Adayanci Pérez, a 6-year-old Guatemalan girl, was separated from her family at the U.S. border for three and a half months, and she was later diagnosed with PTSD.
According to the Stories Beyond Borders website, Perez is one of more than 2,500 children separated from their family at the border by the U.S. government as part of the Zero Tolerance policy, and there are still 400 children that haven’t been reunited with their loved ones.
Perez's story is one of the five given the spotlight by “Stories Beyond Borders,” an organizing initiative that uses documentary films to show a more complete picture of the attacks on immigrant families and communities.
The initiative was started by Working Films, a Wilmington-based organization that has been positioning documentaries to advance social justice for two decades.
On Sept. 24 from 6 to 8 p.m. at the Unitarian Universalist Congregation of Hillsborough, Working Films will be co-hosting a screening of the five short films included in Stories Beyond Borders along with local grassroots organization Apoyo, and the ACLU of North Carolina.
Andy Myers, senior campaign coordinator at Working Films, said the purpose of the event is four-fold: raising awareness of family separation happening in our own backyard, disputing stereotypical portrayals of undocumented immigrants, showcasing their resilience and supporting local organizations in catalyzing action.
Working Films focuses on accountable filmmaking, which Myers says is non-extractive and centers around people telling stories from their own communities, not people parachuting into communities to tell their own version of the story.
Apoyo, one of the co-hosts of the event, will be present to help attendees figure out how they can take action to support undocumented immigrants in the area. Apoyo is an Orange County-based organization that supports and protects the undocumented community in the wake of ICE raids.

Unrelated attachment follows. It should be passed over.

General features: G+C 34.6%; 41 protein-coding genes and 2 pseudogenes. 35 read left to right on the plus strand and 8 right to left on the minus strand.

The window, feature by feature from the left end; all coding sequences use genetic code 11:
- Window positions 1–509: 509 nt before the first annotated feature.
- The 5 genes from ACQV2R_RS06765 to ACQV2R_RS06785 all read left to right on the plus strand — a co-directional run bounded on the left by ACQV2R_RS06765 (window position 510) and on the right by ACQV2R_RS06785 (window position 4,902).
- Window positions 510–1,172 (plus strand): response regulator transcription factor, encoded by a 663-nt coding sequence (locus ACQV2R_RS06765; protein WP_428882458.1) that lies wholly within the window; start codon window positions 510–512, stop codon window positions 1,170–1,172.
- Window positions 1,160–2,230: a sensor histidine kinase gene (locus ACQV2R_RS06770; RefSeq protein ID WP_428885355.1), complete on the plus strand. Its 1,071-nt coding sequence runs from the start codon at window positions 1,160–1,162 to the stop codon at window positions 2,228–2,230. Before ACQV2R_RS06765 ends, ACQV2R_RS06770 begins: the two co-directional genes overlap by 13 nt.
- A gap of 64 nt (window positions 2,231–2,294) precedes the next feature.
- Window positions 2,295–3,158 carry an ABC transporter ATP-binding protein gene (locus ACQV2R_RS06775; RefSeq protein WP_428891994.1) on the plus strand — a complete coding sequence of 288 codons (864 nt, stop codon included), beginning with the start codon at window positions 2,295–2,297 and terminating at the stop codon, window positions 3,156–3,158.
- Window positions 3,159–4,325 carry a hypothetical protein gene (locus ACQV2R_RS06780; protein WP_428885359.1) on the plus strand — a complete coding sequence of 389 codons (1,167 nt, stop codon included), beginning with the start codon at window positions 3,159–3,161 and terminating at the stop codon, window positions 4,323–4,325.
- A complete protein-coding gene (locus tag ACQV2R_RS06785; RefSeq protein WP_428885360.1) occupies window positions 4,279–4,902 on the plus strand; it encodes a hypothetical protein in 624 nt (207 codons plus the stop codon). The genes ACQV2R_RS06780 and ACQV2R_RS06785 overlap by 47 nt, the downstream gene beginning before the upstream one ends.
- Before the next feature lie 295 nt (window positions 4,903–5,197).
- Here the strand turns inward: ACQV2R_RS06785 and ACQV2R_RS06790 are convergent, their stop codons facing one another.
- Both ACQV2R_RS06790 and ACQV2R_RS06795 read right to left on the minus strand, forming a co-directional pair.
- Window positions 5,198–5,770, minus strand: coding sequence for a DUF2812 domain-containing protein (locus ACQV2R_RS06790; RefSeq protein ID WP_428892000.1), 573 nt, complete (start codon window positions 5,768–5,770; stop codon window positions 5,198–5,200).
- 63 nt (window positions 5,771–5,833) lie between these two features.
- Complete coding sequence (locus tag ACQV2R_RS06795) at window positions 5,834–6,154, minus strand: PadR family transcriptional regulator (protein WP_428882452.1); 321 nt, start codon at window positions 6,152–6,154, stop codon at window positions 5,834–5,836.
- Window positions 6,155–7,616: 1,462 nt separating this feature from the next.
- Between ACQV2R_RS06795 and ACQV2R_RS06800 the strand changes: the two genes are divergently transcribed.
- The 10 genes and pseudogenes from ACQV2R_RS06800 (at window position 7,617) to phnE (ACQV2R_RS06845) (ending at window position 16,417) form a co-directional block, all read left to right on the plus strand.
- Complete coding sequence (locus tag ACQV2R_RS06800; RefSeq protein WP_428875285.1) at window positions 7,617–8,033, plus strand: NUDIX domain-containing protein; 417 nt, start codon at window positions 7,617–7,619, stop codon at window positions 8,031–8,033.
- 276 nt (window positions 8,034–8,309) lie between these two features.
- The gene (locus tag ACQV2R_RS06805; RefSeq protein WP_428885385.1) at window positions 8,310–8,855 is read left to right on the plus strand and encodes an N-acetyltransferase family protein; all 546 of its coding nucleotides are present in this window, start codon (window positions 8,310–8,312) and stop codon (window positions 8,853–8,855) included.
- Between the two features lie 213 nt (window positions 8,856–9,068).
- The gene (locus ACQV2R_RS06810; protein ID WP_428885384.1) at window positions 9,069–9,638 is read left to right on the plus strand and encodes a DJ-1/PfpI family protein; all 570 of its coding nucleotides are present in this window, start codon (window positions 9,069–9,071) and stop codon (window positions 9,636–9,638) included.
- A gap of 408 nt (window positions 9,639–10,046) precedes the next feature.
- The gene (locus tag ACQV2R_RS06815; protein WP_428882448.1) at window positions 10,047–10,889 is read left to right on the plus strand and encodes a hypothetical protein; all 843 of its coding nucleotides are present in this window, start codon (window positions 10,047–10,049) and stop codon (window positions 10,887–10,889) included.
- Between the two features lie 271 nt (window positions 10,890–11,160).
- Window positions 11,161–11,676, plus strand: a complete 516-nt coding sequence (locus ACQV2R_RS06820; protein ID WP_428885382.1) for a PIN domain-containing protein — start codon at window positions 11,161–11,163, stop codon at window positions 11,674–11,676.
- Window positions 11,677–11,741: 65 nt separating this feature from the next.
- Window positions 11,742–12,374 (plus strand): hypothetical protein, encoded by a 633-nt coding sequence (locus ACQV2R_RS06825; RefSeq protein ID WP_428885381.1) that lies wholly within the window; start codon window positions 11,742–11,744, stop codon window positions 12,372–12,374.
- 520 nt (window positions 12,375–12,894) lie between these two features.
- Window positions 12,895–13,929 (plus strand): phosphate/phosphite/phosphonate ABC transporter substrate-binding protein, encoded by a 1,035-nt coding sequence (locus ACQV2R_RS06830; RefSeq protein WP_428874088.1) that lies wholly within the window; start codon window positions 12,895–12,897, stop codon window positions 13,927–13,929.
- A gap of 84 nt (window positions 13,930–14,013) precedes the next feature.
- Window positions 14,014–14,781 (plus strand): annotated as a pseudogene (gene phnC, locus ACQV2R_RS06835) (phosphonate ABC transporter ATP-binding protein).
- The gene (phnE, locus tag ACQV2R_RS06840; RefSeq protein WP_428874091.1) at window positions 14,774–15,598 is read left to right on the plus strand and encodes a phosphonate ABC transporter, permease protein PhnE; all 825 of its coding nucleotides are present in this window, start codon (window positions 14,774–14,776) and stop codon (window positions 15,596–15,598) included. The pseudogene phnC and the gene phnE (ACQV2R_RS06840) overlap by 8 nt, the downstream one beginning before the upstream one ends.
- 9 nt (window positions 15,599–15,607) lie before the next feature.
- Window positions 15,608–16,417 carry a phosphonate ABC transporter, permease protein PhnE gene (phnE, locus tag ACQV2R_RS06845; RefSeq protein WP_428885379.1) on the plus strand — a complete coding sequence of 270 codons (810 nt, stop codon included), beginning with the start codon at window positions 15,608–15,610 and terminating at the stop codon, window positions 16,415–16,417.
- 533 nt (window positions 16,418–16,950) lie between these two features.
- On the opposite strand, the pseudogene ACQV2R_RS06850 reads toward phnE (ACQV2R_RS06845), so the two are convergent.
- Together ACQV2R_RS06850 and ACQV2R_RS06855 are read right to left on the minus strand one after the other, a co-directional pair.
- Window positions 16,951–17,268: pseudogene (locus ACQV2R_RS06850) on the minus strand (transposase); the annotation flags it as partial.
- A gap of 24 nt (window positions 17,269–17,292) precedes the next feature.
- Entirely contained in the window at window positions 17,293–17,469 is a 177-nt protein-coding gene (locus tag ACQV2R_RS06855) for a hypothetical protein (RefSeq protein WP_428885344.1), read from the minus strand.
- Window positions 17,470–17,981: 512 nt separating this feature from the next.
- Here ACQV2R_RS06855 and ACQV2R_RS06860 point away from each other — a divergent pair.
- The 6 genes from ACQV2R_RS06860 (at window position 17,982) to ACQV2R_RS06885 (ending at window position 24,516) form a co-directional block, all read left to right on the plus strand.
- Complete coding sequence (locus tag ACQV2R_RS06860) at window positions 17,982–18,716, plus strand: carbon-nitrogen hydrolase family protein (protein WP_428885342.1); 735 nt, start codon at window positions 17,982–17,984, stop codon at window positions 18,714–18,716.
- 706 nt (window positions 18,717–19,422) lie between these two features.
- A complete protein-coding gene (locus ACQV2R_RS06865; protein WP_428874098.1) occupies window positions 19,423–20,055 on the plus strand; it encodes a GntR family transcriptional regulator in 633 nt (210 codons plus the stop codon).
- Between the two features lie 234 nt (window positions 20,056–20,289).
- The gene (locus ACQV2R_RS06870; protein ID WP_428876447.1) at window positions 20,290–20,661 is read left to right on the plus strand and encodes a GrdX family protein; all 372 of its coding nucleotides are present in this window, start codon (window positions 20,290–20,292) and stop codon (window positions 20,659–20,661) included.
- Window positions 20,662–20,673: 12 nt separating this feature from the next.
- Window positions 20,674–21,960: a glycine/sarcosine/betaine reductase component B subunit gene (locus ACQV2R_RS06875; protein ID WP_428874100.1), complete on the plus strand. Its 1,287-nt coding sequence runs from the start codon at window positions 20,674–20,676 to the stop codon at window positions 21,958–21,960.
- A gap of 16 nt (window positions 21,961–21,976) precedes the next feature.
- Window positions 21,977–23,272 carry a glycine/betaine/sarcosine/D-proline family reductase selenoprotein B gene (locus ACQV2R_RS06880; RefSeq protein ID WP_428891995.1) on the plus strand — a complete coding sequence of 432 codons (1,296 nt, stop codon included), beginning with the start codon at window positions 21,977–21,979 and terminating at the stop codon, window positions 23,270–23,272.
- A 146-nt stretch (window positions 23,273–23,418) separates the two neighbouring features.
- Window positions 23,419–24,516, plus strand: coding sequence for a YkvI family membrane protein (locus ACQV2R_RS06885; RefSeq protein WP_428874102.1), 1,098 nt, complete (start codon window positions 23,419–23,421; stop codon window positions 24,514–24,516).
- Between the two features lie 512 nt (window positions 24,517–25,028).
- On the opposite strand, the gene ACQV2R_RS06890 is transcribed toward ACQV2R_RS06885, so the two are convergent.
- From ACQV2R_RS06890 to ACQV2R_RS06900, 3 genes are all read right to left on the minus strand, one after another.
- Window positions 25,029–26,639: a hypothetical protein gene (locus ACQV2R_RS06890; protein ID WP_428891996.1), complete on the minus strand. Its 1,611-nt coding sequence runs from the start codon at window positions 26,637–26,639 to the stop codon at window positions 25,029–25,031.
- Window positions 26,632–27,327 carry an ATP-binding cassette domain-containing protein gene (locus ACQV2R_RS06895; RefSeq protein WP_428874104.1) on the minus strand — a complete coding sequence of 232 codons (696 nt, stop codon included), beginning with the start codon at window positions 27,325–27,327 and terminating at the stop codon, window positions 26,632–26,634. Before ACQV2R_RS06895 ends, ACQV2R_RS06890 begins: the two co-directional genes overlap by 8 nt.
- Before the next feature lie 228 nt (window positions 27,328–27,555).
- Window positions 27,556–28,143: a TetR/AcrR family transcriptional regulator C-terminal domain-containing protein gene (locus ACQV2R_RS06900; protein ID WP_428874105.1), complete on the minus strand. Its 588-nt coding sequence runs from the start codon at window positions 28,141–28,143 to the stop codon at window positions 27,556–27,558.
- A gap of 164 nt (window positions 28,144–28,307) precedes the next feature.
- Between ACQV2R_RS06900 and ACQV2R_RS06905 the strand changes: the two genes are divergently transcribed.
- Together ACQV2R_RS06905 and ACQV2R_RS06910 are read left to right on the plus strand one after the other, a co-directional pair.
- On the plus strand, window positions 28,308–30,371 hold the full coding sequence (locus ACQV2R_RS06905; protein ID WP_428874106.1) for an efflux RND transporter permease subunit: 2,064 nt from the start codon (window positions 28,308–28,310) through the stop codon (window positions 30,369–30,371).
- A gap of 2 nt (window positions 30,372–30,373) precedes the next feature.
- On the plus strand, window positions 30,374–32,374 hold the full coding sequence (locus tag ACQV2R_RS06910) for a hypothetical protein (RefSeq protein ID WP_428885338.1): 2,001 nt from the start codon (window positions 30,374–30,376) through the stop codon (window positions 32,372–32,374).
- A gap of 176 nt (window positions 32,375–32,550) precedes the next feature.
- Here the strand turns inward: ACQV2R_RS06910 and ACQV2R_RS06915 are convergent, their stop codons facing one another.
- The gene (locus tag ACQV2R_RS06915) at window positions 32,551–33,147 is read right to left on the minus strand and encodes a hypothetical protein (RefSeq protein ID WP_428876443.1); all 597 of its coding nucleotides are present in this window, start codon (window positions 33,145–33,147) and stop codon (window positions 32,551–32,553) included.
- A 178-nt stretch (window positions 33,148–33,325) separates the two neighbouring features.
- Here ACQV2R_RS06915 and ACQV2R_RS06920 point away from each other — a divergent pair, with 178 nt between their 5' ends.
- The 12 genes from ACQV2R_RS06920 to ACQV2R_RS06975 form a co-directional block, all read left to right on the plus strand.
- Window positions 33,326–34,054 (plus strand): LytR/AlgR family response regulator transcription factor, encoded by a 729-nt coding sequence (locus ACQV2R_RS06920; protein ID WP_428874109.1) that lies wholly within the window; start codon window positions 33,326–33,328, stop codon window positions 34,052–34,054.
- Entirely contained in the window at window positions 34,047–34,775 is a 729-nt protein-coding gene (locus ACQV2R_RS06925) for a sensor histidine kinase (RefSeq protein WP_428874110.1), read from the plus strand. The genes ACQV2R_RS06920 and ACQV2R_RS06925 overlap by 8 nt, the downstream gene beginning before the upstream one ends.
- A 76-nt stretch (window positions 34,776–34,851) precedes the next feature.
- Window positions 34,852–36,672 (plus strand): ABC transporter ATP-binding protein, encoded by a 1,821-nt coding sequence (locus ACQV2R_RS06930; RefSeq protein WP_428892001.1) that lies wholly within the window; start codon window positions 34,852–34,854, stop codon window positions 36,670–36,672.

Rubi Franco, founder of Apoyo, said she hopes this event will increase allyship by motivating attendees to get involved in directly helping the folks that are going through what they just watched.
Apoyo has an ally training program to help people be more protective of the undocumented community in the presence of ICE, and Franco said many who come in say they’ve been allies for years, but weren't aware of all of the obstacles immigrants face until they were trained.
It’s important to realize undocumented people face so many struggles beyond just ICE, like the wage gap, abusive landlords and people who threaten to have them deported on a daily basis, Franco said.
Apoyo takes a “rapid response” approach, responding to several requests every week from members of the undocumented community, spanning from increasing small neighborhoods’ capability to respond to ICE presence, to taking people to the grocery store who prefer not to drive during the daytime. They also have more ongoing projects, like working with the Orange County Sheriff’s Office to change policies around how undocumented people are treated after arrest.
Myers said "Stories Beyond Borders" is really about showing the diversity of undocumented people’s stories and helping activists with other organizations see how immigration justice is a part of their story.
Short films are an especially useful tool for activism, said Myers.
“Storytelling has transformative properties,” Myers said. “It instills empathy, but what is empathy without action? Short films allow enough time for discussion, and that’s the most important part of the event, what happens when the lights turn on.”
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